Sauropod skeletons found in Saraha

November 12, 1999

The discovery of more than 20 tonnes of dinosaur remains in the Sahara desert has exposed a remarkable survivor of a line of giant plant-eating sauropod.

A team lead by Paul Sereno, a palaeontologist at the University of Chicago, has found many skeletons of a previously unknown dinosaur that grew up to 21m in length. It appears to have escaped extinction in Africa after the break-up of the continents while its relatives elsewhere were superseded by other species.

The dinosaur, called Jobaria tiguidensis, would have dominated its range about 135 million years ago. It is described in the latest edition of the journal Science.

Already registered?

Sign in now if you are already registered or a current subscriber. Or subscribe for unrestricted access to our digital editions and iPad and iPhone app.

Have your say

Log in or register to post comments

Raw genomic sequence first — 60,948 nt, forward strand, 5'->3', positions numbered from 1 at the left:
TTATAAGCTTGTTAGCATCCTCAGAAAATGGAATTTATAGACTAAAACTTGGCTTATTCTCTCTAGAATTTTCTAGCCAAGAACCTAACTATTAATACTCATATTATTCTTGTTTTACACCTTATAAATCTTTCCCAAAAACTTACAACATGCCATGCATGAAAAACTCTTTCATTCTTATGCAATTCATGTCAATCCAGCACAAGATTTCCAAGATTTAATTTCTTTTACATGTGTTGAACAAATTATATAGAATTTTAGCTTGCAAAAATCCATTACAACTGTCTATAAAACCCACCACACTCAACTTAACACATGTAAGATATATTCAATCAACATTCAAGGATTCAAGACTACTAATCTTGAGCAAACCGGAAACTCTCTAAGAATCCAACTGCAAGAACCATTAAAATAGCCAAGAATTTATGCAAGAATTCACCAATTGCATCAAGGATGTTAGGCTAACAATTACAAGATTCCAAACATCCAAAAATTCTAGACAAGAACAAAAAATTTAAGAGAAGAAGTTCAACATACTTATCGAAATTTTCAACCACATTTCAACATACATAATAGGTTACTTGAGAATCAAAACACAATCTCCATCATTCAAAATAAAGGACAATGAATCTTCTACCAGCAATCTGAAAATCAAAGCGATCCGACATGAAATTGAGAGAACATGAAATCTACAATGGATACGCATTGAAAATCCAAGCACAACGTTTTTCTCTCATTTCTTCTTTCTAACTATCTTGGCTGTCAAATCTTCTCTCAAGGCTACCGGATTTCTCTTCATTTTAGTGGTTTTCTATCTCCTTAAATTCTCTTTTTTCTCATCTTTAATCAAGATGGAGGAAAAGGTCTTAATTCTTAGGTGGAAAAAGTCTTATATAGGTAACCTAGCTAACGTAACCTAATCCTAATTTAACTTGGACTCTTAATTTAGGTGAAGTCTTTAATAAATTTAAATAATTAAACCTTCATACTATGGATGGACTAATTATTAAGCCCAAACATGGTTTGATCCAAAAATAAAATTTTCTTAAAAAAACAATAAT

Featured Jobs

Register to continue  

You've enjoyed reading five THE articles this month. Register now to get five more, or subscribe for unrestricted access.

Most Commented

  • Boats docked in Port Hercule, Monaco

Richard Murphy praises a bold effort to halt tax-dodging by the 1 per cent

It’s a question with no easy answer, finds James Derounian

  • James Fryer illustration (19 November 2015)

With no time for proper peer review and with grade inflation inevitable, one academic felt compelled to resign

  • Worker checks thin-film silicon solar module, Truebbach

Asia doubles representation while European countries face varied performance

  • Lisa Mckenzie, Class War Party candidate, Chingford

Anarchist academic reflects on what her recent brush with the law says about threats to academic freedom